Italy is to seek a new deal with the European Union to allow it to start its stalling economy with an expansionary 2017 budget, a government minister said on Saturday.
Economic Development Minister Carlo Calenda's comments came three months after Rome was granted "unprecedented" leeway over its 2016 budget and warned by the European Commission that it should be tightening fiscal policy nextyear.
Calenda spoke out after data published yesterday showedthe Italian economy failed to grow between the first andsecond quarters of this year, suggesting a sluggish recovery which began last year has stalled. Analysts say the government will now have to revised ownwards its forecasts of growth of 1.2 per cent for this year and 1.4 per cent in 2017, with knock-on effects on its deficit reduction plans.
"The Treasury will present updated figures in September. I can't hide the fact that the room for manoeuvre is tight,"Calenda told Turin daily La Stampa. "We are discussing with Europe how to address the absolutenecessity of boosting public and private investment."
Calenda implied that could mean allowing the 2017 budget deficit to run higher than previously planned, possibly up tothe three percent of GDP ceiling enshrined in the eurozone'srules. The Commission has set Italy a deficit target of 1.8 percent for 2017, arguing that kind of adjustment is necessary toreverse the upward trend in the country's huge debt, which hita record of just under 2.25 trillion euros (USD 2.51 trillion)in June.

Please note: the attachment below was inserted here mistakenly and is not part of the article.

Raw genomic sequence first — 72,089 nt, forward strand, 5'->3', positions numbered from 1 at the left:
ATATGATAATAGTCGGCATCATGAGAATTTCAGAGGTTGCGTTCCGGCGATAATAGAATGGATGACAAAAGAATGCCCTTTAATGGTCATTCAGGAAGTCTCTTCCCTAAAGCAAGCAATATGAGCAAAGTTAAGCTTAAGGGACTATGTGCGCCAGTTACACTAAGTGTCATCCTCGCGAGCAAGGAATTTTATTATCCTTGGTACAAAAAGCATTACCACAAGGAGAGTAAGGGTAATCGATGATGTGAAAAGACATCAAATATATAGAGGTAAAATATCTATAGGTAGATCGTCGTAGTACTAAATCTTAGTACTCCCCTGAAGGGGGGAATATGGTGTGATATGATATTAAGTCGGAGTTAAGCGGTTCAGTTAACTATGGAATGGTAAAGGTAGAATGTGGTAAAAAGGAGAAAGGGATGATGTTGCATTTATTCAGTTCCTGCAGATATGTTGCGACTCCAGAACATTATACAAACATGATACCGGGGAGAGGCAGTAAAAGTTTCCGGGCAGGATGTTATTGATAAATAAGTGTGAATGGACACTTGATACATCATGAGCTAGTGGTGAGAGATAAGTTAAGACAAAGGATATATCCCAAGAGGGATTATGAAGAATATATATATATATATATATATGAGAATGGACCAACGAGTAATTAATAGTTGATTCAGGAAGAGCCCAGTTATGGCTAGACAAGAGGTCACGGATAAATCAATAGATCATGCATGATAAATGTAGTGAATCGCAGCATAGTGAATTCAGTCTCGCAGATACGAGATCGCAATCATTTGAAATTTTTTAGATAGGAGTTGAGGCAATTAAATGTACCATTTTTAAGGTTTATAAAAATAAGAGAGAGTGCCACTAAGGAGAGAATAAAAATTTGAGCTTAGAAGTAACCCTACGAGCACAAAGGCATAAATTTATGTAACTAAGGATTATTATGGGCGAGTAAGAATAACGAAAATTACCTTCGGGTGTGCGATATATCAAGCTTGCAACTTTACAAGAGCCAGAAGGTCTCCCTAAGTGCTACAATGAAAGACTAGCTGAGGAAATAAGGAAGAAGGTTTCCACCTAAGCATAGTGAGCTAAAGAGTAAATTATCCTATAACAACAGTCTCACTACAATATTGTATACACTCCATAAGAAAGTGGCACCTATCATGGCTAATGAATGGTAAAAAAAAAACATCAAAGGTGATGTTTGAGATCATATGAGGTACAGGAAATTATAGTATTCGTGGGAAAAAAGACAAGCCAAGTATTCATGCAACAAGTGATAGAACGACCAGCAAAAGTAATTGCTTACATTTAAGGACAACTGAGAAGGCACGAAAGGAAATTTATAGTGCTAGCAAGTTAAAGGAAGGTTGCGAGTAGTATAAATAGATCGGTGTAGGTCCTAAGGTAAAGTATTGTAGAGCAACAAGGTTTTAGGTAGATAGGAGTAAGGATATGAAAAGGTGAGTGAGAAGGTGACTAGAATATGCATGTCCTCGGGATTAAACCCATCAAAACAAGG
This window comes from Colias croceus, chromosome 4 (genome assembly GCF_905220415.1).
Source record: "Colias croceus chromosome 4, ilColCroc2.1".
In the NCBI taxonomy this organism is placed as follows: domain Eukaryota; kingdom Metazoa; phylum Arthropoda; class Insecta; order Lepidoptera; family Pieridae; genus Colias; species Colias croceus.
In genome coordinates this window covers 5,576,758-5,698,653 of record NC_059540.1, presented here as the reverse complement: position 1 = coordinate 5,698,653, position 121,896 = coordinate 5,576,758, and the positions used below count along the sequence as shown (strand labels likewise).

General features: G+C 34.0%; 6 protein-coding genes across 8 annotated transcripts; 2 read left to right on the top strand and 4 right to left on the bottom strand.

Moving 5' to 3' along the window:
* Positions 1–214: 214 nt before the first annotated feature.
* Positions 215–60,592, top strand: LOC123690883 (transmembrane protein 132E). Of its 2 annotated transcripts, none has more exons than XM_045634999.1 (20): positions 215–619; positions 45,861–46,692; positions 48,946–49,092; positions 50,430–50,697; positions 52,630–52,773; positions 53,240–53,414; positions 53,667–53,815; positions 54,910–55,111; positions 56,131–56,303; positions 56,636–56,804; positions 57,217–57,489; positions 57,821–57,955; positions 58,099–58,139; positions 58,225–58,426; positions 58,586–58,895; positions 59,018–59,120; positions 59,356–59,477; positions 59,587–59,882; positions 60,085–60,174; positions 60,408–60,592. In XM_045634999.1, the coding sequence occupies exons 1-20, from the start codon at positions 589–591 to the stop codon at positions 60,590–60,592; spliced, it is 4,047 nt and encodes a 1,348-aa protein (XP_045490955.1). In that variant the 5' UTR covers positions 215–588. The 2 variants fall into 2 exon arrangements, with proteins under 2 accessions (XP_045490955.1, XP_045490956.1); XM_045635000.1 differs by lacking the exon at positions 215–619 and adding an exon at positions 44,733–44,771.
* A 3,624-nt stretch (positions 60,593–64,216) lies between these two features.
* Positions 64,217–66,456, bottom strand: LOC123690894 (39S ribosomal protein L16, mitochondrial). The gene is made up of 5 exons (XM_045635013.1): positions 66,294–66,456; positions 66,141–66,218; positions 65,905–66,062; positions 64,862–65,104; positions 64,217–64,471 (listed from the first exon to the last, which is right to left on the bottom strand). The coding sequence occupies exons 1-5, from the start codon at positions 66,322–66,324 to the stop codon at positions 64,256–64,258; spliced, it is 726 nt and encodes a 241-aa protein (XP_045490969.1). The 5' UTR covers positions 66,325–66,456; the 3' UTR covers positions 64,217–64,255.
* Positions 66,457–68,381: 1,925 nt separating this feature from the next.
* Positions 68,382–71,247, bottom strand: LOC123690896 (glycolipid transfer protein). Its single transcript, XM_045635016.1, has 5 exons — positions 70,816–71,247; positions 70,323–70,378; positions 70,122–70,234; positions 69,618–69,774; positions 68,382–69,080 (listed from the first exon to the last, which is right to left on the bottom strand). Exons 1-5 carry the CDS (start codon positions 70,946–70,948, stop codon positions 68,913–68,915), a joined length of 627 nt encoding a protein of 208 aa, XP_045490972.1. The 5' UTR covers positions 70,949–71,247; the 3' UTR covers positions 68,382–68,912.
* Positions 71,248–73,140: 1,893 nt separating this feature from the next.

"We intend to respect the rules but we are also fightingto change them," Calenda said. "The unbreachable limit is thedebt, which cannot increase. "We have already obtained a lot of flexibility, we intendto ask for more, the maximum possible, but always within therules."
Other Italian newspapers were unanimous today inpredicting that Prime Minister Matteo Renzi would defyBrussels by presenting an expansionary budget in mid-October. The youthful premier's popularity has waned of late and hehas staked his future on a constitutional reform referendumscheduled to take place in November. Renzi has vowed to quit if he loses the vote on plans tostreamline Italy's parliament and electoral system.